R. Sewell, AUL for Collection Development and Management introduced this new document currently under development for open discussion. In the past, selection of digital projects has been unsytematic. With limited resources, we must ensure that the projects that the Libraries support are of high quality, useful, and sustainable. The application considers traditional collection development and management criteria, as well as issues related to the internet. The committee decided to focus on digital collections, not projects - projects, like tutorials or research guides need to have separate criteria. Digital collections refer to major projects reformatting analog materials or working with items that are born digital. The application will eventually be like a grant proposal, which will be evaluated by a committee. Part III (Technical Support) is current being prepared by the Digital Architecture and Infrastructure Working Group and the Data Architecture Working Group. In answer to a request for examples of the type of projects that would fulfill the criteria, R. Sewell mentioned the Roman Coins Database and the New Jersey Environmental Database.

Discussion ensued over who will work on these projects, where will the work take place, what happens if a project is rejected by the committee, what happens if a project comes with outside funding, how this application differs from an SCC application, and what is the review cycle. M. Gaunt clarified that RUL will also come up with priorities for digitization projects. L. Langschied clarified that all projects will have to meet the standards for the Rutgers Digital Library, as such as metadata, resolution, interoperability, etc. There was discussion of the digitization of brittle materials, and the relationship of RUL projects to outside projects.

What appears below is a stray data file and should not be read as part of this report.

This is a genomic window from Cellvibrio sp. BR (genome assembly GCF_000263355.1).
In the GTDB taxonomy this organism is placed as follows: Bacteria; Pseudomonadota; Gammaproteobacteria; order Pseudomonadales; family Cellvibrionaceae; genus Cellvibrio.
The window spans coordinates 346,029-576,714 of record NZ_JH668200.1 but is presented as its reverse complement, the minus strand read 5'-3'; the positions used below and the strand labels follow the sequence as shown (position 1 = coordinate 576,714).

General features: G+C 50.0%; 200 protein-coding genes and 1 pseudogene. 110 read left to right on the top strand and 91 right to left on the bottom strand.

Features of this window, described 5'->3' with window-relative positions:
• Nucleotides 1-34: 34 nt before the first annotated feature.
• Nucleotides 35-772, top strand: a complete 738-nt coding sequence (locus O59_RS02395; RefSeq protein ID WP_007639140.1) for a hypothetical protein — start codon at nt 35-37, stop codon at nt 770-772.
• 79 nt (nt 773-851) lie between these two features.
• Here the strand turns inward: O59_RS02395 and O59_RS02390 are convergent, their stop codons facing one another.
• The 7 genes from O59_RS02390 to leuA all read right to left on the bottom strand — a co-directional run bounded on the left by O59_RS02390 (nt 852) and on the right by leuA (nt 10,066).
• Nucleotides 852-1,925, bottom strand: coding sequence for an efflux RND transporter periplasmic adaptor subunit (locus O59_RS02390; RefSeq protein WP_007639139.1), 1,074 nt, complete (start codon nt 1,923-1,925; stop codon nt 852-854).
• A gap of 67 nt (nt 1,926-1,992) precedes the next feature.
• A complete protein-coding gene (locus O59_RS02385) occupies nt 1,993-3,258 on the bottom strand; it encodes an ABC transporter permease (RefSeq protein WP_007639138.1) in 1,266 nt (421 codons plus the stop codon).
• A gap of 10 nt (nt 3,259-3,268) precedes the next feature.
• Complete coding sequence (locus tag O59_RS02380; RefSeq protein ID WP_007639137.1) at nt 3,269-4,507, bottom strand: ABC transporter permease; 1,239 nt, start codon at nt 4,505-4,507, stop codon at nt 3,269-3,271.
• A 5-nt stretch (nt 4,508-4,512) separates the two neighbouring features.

6. Report of the University Librarian.

M. Gaunt reported from ARL meeting on 1) an effort to consider the digitization of historical government publications; and 2) ARL and AAUP (Association of University Presses) have declared 2004 the year of the university press, in order to foster collaboration between libraries and universities presses, to raise the profile of university presses, and demonstrate the importance of publishing work without commercial value.

M. Gaunt will have the first planning meeting with Dr. Furmanski the first week in December. At the State of the Libraries meeting, Karen Kavenagh, AUL for Administrative Services, spoke about the new university budget process based on the all- funds approach. She noted that the all-funds approach will not include gifts or endowments, but will include other funds available to units, such as indirect costs from grants. This change will not go into effect until next year.

M. Gaunt has been appointed to the new Information Technology University-Wide Advisory Committee, which will focus on administrative computing and the role of RUCS. She also met with CSPAD (university-wide committee on standards and priorities in academic development which looks at external reviews and is knowledgeable about the universities' most outstanding programs/departments). The committee discussed library collections and budgets, the need for new outlets for scholarly publishing, and communications. Committee members felt that the best way to communicate with faculty members was through short, frequent, electronic messages from people whom they know. M. Gaunt reported that the VALE statistics and measurement session on November 13 was valuable.

Cabinet reviewed a number of proposals for projects using Academic Excellence Funds, and chose three which were submitted November 14.

  1. Grid Computing Project - technology which allows for collaborative work was submitted by B. Hancock, the Classics and Philosophy departments. The project will be linked to Fedora, the digital infrastructure now being used for the New Jersey Digital Highway.